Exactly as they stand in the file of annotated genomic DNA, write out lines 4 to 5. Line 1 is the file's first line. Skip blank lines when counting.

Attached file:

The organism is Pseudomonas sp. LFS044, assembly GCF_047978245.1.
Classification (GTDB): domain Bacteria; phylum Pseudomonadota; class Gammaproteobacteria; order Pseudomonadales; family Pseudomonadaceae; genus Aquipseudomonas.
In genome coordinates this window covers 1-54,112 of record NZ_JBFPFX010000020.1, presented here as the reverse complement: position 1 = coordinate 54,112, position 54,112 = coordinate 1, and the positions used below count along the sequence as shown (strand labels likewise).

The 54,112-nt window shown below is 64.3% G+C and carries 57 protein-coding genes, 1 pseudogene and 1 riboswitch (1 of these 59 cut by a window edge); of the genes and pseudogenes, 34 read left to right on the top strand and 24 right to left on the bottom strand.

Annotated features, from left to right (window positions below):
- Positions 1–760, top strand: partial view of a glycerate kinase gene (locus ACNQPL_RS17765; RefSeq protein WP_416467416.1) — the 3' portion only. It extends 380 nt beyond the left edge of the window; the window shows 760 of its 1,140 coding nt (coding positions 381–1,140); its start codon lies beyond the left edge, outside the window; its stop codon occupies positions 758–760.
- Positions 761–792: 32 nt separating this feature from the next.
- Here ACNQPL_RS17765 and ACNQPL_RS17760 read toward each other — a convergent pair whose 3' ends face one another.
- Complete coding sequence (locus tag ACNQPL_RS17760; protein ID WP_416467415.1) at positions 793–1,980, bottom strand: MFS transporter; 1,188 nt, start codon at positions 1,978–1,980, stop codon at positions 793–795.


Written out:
The 54,112-nt window shown below is 64.3% G+C and carries 57 protein-coding genes, 1 pseudogene and 1 riboswitch (1 of these 59 cut by a window edge); of the genes and pseudogenes, 34 read left to right on the top strand and 24 right to left on the bottom strand.

Annotated features, from left to right (window positions below):